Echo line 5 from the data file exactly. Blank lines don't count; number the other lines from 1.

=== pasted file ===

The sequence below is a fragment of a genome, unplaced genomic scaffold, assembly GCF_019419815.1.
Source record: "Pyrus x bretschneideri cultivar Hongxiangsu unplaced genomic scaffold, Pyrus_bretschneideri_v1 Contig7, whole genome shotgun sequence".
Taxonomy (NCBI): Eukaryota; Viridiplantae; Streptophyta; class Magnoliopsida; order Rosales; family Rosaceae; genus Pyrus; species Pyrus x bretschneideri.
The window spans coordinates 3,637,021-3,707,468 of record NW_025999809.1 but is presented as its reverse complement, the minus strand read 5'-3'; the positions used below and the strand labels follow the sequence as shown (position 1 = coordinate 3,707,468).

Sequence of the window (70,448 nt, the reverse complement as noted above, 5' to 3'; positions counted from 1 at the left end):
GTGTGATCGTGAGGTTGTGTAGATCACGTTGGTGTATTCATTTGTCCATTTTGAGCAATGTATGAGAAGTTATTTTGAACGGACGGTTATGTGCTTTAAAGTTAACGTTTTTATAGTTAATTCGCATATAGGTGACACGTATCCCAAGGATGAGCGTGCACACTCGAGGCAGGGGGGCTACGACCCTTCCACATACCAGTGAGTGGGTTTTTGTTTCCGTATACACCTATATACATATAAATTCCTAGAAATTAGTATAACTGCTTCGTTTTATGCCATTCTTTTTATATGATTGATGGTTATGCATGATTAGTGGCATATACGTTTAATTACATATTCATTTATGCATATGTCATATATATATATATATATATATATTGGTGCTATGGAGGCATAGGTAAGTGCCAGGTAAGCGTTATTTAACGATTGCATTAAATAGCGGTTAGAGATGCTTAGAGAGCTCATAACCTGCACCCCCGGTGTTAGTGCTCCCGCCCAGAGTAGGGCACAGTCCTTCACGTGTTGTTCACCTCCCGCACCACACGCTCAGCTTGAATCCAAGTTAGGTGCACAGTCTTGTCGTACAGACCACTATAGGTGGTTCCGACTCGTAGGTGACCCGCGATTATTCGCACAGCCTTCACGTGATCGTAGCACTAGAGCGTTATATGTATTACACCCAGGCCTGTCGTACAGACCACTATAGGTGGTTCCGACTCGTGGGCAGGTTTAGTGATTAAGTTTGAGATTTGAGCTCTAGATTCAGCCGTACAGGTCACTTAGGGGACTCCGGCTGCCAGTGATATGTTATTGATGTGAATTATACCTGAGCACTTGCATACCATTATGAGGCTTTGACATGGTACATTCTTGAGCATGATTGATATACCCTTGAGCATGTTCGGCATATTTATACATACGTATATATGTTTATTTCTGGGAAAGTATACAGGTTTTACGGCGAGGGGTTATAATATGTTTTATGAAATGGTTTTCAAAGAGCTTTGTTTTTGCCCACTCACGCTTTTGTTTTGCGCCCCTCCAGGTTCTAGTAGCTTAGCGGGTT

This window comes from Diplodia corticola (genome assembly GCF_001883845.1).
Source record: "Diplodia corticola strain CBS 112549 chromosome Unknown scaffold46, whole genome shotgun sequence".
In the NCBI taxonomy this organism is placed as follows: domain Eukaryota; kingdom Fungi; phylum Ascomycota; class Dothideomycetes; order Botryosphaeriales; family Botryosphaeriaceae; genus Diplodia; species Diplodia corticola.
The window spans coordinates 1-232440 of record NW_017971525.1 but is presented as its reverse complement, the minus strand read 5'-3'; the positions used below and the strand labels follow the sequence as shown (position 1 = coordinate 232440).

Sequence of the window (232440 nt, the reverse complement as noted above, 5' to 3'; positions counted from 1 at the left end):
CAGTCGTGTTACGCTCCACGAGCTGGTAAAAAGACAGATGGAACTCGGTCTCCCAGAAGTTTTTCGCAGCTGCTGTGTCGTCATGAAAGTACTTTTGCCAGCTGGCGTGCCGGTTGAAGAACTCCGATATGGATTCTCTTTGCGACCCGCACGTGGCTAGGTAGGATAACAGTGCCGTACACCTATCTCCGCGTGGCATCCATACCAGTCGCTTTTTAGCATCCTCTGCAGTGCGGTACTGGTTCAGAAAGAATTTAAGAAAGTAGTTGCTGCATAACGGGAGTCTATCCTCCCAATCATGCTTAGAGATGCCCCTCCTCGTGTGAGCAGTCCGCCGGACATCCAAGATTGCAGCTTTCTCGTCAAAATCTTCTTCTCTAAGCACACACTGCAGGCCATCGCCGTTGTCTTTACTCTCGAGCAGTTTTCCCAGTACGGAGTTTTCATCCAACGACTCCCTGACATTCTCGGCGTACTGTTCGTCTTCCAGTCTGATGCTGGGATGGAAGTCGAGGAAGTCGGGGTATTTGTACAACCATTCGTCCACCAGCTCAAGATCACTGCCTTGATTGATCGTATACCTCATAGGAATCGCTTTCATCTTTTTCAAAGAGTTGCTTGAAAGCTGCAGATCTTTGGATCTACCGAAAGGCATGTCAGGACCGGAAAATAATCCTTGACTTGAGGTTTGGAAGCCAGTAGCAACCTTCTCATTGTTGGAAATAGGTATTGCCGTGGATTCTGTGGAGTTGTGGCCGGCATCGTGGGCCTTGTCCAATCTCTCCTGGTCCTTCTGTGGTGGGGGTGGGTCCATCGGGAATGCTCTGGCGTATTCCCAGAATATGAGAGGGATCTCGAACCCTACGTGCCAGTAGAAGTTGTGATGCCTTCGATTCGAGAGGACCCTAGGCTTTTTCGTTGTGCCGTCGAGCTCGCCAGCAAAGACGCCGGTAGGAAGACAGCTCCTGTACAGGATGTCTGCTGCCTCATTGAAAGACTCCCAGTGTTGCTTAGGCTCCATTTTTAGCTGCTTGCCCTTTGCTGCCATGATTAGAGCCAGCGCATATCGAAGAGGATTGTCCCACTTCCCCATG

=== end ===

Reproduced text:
Sequence of the window (70,448 nt, the reverse complement as noted above, 5' to 3'; positions counted from 1 at the left end):